There are two primary succession challenges law firms face. Leadership succession is one and is a vitally important step to assure a firm’s longevity. A second kind of law firm succession involves the succession of client relationships as senior-lawyers wind-down or retire.
As hard as leadership succession can be, managing client relationship succession can be an even more formidable task. In an era in which client loyalty is fleeting and personal skills can be as important as substantive ones, having a client continue with a firm past a rainmaker’s retirement may be difficult to achieve. Because the economic repercussions can be serious if not done right, finding the right client succession strategy is more important than ever.
There are five major strategies for dealing with client succession. Some firms will employ a combination of the five after determining that “one size does not fit all.” Indeed, the right choice for any firm depends on its clients, talent, and situation. From the menu of choices firms usually employ one or more of the following five strategies:
Develop and Nurture Existing Talent. In a perfect world, a law firm’s client succession strategy involves developing its young(er) talent and nurturing it to take over client relationships as senior attorneys give way. Considering today’s legal services market and law firm demographics, building an internally focused client relationship succession plan is harder said than done. Making it work requires identifying capable talent in the firm, training the talent, and “embedding” it into the client relationship.
Hire from the Outside to Develop and Nurture Acquired Talent. Sometimes a firm does not have the needed talent to develop an internally constructed client relationship succession plan. If adequate time exists, a firm can hire talent around which a succession plan can be built. Hiring for the substantive and interpersonal skills positions the firm to develop and nurture the talent acquired. This can be especially effective if retirement is years away–it protects the client relationship and can be less threatening to the senior lawyer.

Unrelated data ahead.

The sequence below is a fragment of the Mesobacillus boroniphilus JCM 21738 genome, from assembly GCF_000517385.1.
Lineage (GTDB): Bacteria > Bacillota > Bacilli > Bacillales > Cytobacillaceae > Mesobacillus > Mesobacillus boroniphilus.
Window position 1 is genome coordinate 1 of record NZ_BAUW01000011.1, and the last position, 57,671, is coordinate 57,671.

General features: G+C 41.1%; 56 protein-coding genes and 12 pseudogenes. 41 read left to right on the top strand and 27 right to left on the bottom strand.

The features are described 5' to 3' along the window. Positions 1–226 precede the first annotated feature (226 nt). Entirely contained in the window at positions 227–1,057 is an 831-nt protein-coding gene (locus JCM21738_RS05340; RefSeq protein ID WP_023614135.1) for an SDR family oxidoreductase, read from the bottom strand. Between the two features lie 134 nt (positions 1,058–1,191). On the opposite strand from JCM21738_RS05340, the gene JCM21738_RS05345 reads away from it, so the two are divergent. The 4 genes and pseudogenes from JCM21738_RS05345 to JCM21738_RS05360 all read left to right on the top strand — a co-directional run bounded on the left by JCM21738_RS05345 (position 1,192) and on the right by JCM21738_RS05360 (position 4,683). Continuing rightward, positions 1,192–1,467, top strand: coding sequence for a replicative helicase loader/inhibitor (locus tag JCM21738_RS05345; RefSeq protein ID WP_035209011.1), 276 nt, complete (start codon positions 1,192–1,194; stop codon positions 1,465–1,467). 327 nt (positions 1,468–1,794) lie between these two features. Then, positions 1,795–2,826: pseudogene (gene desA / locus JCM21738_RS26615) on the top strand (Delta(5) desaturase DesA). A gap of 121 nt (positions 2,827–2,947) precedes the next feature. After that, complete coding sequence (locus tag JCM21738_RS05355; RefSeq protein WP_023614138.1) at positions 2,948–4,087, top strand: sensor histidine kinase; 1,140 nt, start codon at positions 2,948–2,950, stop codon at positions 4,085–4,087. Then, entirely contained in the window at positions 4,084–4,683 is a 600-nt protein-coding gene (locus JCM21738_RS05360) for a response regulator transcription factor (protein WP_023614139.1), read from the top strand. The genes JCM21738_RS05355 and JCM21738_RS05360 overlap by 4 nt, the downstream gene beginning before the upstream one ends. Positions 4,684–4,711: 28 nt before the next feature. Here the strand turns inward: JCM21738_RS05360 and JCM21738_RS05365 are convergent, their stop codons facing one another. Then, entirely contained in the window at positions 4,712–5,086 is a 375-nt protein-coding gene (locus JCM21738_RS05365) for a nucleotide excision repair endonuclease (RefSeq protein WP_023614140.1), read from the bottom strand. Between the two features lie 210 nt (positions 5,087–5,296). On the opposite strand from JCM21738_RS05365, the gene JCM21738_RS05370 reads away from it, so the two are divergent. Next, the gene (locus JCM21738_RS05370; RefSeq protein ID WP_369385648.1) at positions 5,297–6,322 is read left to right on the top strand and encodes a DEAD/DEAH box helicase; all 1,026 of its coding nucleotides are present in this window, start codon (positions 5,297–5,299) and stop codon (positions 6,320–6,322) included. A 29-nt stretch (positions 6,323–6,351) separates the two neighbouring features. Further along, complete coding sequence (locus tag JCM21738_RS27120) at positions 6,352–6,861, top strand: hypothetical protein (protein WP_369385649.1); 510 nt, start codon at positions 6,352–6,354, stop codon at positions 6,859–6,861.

Hire from the Outside to Retain Client Relationships. More than a few firms find themselves without the luxury of time. Due to a senior attorney’s impending retirement, the client succession strategy needs to hit the ground running. Without sufficient talent to train or time to hire and train promising talent, a firm may consider hiring a seasoned lawyer that works in the area of the retiring lawyer. The new hire must exhibit not only the substantive skills the client needs, but also the essential interpersonal skills. Even better, hiring an attorney that already has a client relationship with the client the firm is seeking to retain is a win/win.
Hire from the Outside to Replace Client Relationships. Sometimes a senior attorney’s client relationships are too dispersed or quirky to realistically find a single attorney to act as a new client relationship manager. In that case, the strategy may be to replace the volume of work and its revenue by hiring a lawyer that has a book of business that can replace what is soon to be lost. While clients are not to be considered fungible, losing a group of clients on an attorney’s retirement can be ameliorated if replaced with new clients. If keeping long-time clients simply is not in the cards, finding new clients controlled by a lateral prospect may be the best alternative.
Merger. Depending on the size of the succession challenge and firm, solving it with a merger may be the best approach. The substantive skills and client relationship personality of the merger partner may fill the needs normally addressed by the other client relationship succession strategies. More than one succession plan merger has been affected by going to a competitor that has many of the same client relationships. Indeed, merger has proven to be a popular and effective client relationship succession strategy.
Client relationship succession is one of the more difficult challenges law firm leaders face. Finding the right strategy to meet the challenge depends on factors unique to each firm. What strategy fits your firm best?